It's winter, the "off-season", and I don't have much better to do than to delve back into this whole deal again. I wanted to lay some groundwork as to the "pre-history" of the "modern 29"er" as I call it. (You can read Part IV here)
These questions and more were what drove the choice of the first tread pattern to be used in making this new 700c based mountain bike tire. Wes Williams wanted to see something like WTB's immensely popular Velociraptor tires become the new tire for 700c mountain biking. However; when he visited WTB in 1998 to pursue his dream of getting a mountain bike tire in 700c, he was shown something different. Charlie Cunningham, (who was a founder of WTB and was still working there at that time), showed him a prototype 26"er tire called the Nanoraptor. It was a racing tread with lots of smallish, low height tread blocks. Not at all like the big-blocked Velociraptor tires. This was the tread design WTB had in mind for the new, bigger diameter mountain bike tire.
Was it a fear that the mold machines wouldn't accept a bigger, blockier tread design? Actually, this is a valid point. 29"er tires have been limited in this regard until very recently, so it may have been a contributing factor to getting the Nano made instead. Was the bigger, more aggressive design not appealing for other reasons? Perhaps. It very well may be that Mark Slate, WTB's head tire designer, may have thought things through and foresaw that the Nano would be a better "first impression" for the 29"er format than the other choices he had at hand.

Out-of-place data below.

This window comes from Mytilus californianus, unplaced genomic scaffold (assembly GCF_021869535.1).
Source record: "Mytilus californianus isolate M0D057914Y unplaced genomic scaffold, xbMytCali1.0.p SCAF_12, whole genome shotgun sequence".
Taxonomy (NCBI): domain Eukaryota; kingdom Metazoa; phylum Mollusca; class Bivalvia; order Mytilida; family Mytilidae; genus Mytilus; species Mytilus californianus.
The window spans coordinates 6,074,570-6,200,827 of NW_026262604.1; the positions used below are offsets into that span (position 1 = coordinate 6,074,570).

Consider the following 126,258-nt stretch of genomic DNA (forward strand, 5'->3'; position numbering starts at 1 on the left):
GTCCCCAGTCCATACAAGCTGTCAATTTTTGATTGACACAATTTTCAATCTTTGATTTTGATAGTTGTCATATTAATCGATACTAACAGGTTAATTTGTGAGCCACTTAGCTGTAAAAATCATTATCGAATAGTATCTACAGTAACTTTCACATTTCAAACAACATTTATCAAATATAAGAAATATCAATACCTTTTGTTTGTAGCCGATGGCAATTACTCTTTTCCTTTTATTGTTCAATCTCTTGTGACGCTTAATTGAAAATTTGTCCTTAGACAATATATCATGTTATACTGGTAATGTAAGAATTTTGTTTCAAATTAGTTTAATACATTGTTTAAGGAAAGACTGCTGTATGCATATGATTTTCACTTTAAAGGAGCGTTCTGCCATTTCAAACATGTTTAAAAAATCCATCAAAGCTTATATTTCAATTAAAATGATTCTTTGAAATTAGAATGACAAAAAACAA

No matter in the end. WTB made good on the Nano in 700c size and by early 1999, the first prototypes were in the hands of Gary Fisher and Wes Williams. (See this post for more detail) Very quickly things started to move forward in the back round of mountain biking. Wes Williams made several "29"ers", as he dubbed them, early on. It was an obvious step up from his 28"ers, so it only made sense to call the bikes fitted with the new tires 29"ers. The moniker caught on with the early supporters, who included Bob Poor, a fellow who was one of Wes' friends, and internet saavy. Bob hopped on mtbr.com and also started a website that pronounced the benefits of 29"ers to a world-wide audience. Things didn't take off right away, but a small ground swell of riders that believed in the concept and were involved in the internet culture began to make small inroads into the consciousness of the mountain biking's cutting edge riders.
Meanwhile, Gary Fisher was busy doing his own testing, having prototypes made by Steve Potts, and later, by Trek. Gary had the first primitive suspension devices, modified 26 inch forks, and was also instrumental in working out design issues with components like the front derailleurs, and geometry for the big wheelers. Finally, in 2001, Gary Fisher Bikes introduced a 29"er mountain bike in their line up. Across the pond, Nishiki also jumped in with their "Bigfoot" model. 29"ers were commercially available for the first time.
That wasn't the end of the story, and the 29"er story is still being written to this day. In my next post on this topic, I will touch upon "The Early Days Of 29"ers". Stay tuned for that. Then I will offer up a closing post on this series.
PPR Day One: A Boring Title
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